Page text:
We tried to look at the importance of freshness from a scientific angle a couple weeks back, and though there were perhaps a couple missteps, it's clear that the people making the beer find freshness to be very important.Listen to Collin Mc Donnell of Hen House Brewing, who we talked to about freshness: "Beer is perishable and nine out of ten beers are getting worse the longer they stay in the bottle -- hoppy beers in particular lose a significant amount of aroma and start oxidizing (tasting like cardboard or cooking sherry) in a short period of time." It could really be that simple.It's hard to argue with a beer that never had to sit anywhere but in that dark cool brewery.
So, today, we’ll spend quite a bit of time on the bottle designs for vintage Shalimar, their history, their appearance, their packaging, their differences, and the methods used to try to date the bottles.
The analysis will focus almost entirely on the parfum, but I’ll briefly mention the bottle designs for the other concentrations that were discussed in Part II.
And that we're dealing with 10-20 raters a day at the end.
We have 200-400 ratings a day before 2/14/14, and then the sample drops by 90%. Leave it in the dark, in the beer fridge, if you like. "You're buying beer because you want to enjoy it, so make sure you're getting the most for your money," says Mc Connell.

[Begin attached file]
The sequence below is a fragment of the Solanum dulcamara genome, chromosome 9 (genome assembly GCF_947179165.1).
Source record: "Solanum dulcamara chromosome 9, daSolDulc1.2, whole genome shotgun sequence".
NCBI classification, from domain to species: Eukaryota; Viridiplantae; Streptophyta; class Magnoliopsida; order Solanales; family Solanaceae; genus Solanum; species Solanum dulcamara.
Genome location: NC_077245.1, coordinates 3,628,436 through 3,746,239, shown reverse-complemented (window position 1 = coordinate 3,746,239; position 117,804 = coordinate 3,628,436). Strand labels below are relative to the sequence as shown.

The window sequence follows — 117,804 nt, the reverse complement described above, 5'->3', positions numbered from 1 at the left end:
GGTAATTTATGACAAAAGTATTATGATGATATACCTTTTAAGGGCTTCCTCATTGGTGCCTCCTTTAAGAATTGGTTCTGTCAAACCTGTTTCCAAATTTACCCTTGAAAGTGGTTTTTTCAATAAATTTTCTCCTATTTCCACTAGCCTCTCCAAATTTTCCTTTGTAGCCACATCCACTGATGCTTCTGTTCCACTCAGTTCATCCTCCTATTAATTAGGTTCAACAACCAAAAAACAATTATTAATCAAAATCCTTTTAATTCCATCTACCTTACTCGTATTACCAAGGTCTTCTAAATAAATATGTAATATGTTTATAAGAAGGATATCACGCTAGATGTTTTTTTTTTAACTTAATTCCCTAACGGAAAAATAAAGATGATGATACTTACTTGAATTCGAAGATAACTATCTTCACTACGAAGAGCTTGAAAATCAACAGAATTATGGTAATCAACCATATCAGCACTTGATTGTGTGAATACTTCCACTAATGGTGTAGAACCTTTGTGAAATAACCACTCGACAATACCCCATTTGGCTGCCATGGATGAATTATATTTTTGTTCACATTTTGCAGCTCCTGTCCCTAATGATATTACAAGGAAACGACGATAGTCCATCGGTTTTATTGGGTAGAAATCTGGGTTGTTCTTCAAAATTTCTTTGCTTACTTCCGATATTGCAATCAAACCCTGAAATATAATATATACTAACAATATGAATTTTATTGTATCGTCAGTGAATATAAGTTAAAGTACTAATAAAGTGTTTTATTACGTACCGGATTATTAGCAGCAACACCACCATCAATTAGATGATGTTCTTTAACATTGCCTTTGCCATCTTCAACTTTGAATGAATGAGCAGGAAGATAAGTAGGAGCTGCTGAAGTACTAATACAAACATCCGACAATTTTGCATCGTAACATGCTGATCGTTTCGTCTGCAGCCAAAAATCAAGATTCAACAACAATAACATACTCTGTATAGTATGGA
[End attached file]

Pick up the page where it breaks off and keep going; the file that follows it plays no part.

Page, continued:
Here's their decoder ring: But this won't work for all packaging codes, like, for example, Sierra Nevada and Lagunitas. Beer with no freshness dating except a packaging code leaves you with few options; you can weigh how fast that beer moves at that retailer and how close the brewery is to where you're buying it and extrapolate a guesstimate of freshness, but the better option to to buy something you know is fresh," says Mc Donnell.
The good news is that breweries care about freshness -- listen to El Segundo's Thomas Kelley tell us about the different ways he works with distributors and shops to ensure freshness, for example -- and are moving towards the kind of distribution of freshness information that should combat this problem.
Like all the rest of the things we drink and eat, there's a Best By attached to beer, and as vigilant beer consumers, we should stay on top of it. Mc Donnell suggests that you look for "bottled on" dates: "Different beers, of course, age differently but a good rule of thumb is that beer will taste best in it's first 30 days in a bottle and taste real gnarly after 90." Unfortunately, not all beers have these super-helpful dates.
So how can we spot fresh beer, and the best places to buy the freshest beer? Some have a mashup of letters and numbers that seem to be random. Thanks to the Consumerist, we have a little help in uncovering the secret born on date.
There's a freshness movement gathering, perhaps spurred into the public consciousness by Stone's Enjoy By, and the consumer can use this moment to advocate on the behalf of their beer. "Caring about how you're beer is treated doesn't make you a snob any more than caring how your eggs, milk or bread are treated does.
Trying to date vintage Shalimar and navigating e Bay to find a bottle of the version that you prefer might seem, at first glance, to be an exhausting, frustrating, and complicated ordeal.
I’ll also provide you with links to various guides or articles that go through the minutiae and specifics of the many types of Shalimar bottles over the decades for you to read on your own time.